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The Evolutionary Roots of Human Decision Making

Humans exhibit a suite of biases when making economic decisions. We review recent research on the origins of human decision making by examining whether similar choice biases are seen in nonhuman primates, our closest phylogenetic relatives. We propose that comparative studies can provide insight int... Full description

Journal Title: Annual review of psychology 2015-01-03, Vol.66 (1), p.321-347
Main Author: Santos, Laurie R
Other Authors: Rosati, Alexandra G
Format: Electronic Article Electronic Article
Language: English
Subjects:
Quelle: Alma/SFX Local Collection
Publisher: United States: Annual Reviews
ID: ISSN: 0066-4308
Link: https://www.ncbi.nlm.nih.gov/pubmed/25559115
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title: The Evolutionary Roots of Human Decision Making
format: Article
creator:
  • Santos, Laurie R
  • Rosati, Alexandra G
subjects:
  • Animals
  • Article
  • beverages
  • Bias
  • Biological Evolution
  • cognitive evolution
  • Comparative studies
  • Decision making
  • Decision Making - physiology
  • Evolution
  • food
  • Human subjects
  • Humans
  • Phylogenetics
  • preference
  • Primates
  • Primates - physiology
  • rationality
ispartof: Annual review of psychology, 2015-01-03, Vol.66 (1), p.321-347
description: Humans exhibit a suite of biases when making economic decisions. We review recent research on the origins of human decision making by examining whether similar choice biases are seen in nonhuman primates, our closest phylogenetic relatives. We propose that comparative studies can provide insight into four major questions about the nature of human choice biases that cannot be addressed by studies of our species alone. First, research with other primates can address the evolution of human choice biases and identify shared versus human-unique tendencies in decision making. Second, primate studies can constrain hypotheses about the psychological mechanisms underlying such biases. Third, comparisons of closely related species can identify when distinct mechanisms underlie related biases by examining evolutionary dissociations in choice strategies. Finally, comparative work can provide insight into the biological rationality of economically irrational preferences.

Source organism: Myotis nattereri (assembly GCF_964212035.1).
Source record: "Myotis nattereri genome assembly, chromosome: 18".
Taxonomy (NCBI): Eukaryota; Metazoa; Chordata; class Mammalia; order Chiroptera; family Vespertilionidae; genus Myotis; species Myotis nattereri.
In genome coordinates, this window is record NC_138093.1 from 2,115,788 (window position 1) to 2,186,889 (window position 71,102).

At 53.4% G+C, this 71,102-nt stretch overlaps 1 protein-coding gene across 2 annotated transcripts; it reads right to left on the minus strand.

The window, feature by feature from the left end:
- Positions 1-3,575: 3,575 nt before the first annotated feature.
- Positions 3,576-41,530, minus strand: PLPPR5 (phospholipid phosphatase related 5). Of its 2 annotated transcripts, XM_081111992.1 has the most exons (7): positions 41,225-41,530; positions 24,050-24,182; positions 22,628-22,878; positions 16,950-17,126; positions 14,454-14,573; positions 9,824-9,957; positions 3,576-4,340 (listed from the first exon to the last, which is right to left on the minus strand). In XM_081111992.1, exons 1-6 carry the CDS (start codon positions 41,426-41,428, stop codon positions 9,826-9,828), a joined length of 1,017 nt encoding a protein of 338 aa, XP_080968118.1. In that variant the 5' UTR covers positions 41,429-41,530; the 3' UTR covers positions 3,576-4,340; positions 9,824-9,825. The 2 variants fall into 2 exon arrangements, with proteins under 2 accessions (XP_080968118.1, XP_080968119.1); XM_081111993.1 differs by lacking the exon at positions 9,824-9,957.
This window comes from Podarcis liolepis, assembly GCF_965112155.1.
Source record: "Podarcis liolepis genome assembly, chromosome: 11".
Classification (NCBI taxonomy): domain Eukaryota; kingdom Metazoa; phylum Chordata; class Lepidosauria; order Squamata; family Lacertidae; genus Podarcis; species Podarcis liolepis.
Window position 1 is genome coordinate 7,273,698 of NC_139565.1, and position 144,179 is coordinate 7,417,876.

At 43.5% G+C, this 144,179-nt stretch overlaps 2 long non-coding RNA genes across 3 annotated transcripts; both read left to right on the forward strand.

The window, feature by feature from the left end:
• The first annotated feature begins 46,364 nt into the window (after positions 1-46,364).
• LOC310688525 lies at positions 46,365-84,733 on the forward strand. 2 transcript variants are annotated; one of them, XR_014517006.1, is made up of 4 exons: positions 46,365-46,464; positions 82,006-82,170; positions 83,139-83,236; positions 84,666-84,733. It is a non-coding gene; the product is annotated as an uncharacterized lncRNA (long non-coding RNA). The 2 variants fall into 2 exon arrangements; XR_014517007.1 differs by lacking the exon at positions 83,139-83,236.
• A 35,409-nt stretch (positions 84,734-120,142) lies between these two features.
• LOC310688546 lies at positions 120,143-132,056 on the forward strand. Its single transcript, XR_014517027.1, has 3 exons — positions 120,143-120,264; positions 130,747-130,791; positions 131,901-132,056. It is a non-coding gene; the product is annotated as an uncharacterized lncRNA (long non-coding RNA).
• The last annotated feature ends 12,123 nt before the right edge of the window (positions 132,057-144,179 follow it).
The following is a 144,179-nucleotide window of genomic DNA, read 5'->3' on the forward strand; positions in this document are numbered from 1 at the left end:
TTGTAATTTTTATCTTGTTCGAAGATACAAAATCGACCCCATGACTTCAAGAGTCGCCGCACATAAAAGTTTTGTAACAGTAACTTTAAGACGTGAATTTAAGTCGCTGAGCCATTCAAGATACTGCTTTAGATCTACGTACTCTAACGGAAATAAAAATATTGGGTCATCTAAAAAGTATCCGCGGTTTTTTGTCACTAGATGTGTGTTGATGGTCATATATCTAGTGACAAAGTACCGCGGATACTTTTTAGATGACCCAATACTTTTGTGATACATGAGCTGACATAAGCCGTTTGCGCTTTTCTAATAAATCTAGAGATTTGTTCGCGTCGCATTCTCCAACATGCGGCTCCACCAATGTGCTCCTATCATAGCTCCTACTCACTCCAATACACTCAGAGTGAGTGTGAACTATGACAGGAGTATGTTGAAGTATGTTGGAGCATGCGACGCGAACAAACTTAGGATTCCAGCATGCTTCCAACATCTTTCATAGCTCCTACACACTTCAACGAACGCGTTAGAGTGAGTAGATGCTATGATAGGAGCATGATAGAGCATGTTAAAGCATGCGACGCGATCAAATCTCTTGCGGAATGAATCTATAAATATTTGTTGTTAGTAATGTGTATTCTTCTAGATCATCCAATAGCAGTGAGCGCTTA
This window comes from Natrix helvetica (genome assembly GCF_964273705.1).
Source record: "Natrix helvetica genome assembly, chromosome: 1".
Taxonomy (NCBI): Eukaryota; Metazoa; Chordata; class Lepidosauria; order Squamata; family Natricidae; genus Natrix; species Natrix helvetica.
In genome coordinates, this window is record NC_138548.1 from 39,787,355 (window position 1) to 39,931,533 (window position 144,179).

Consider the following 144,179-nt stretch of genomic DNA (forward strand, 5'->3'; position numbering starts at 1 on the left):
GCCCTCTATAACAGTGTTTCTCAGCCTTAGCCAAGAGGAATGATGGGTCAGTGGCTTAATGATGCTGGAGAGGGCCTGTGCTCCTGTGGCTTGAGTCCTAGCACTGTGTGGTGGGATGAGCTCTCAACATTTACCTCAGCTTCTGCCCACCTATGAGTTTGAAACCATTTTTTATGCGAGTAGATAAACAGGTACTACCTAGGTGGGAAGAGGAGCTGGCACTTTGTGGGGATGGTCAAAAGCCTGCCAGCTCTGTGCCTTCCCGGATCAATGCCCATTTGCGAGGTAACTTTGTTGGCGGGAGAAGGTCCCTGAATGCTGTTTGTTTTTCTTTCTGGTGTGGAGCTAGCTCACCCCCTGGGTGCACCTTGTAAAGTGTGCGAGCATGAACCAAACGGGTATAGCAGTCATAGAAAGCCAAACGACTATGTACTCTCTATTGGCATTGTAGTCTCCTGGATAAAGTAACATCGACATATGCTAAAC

language: eng
source: Alma/SFX Local Collection
identifier: ISSN: 0066-4308
fulltext: fulltext
issn:
  • 0066-4308
  • 1545-2085
url: Link


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descriptionHumans exhibit a suite of biases when making economic decisions. We review recent research on the origins of human decision making by examining whether similar choice biases are seen in nonhuman primates, our closest phylogenetic relatives. We propose that comparative studies can provide insight into four major questions about the nature of human choice biases that cannot be addressed by studies of our species alone. First, research with other primates can address the evolution of human choice biases and identify shared versus human-unique tendencies in decision making. Second, primate studies can constrain hypotheses about the psychological mechanisms underlying such biases. Third, comparisons of closely related species can identify when distinct mechanisms underlie related biases by examining evolutionary dissociations in choice strategies. Finally, comparative work can provide insight into the biological rationality of economically irrational preferences.
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abstractHumans exhibit a suite of biases when making economic decisions. We review recent research on the origins of human decision making by examining whether similar choice biases are seen in nonhuman primates, our closest phylogenetic relatives. We propose that comparative studies can provide insight into four major questions about the nature of human choice biases that cannot be addressed by studies of our species alone. First, research with other primates can address the evolution of human choice biases and identify shared versus human-unique tendencies in decision making. Second, primate studies can constrain hypotheses about the psychological mechanisms underlying such biases. Third, comparisons of closely related species can identify when distinct mechanisms underlie related biases by examining evolutionary dissociations in choice strategies. Finally, comparative work can provide insight into the biological rationality of economically irrational preferences.
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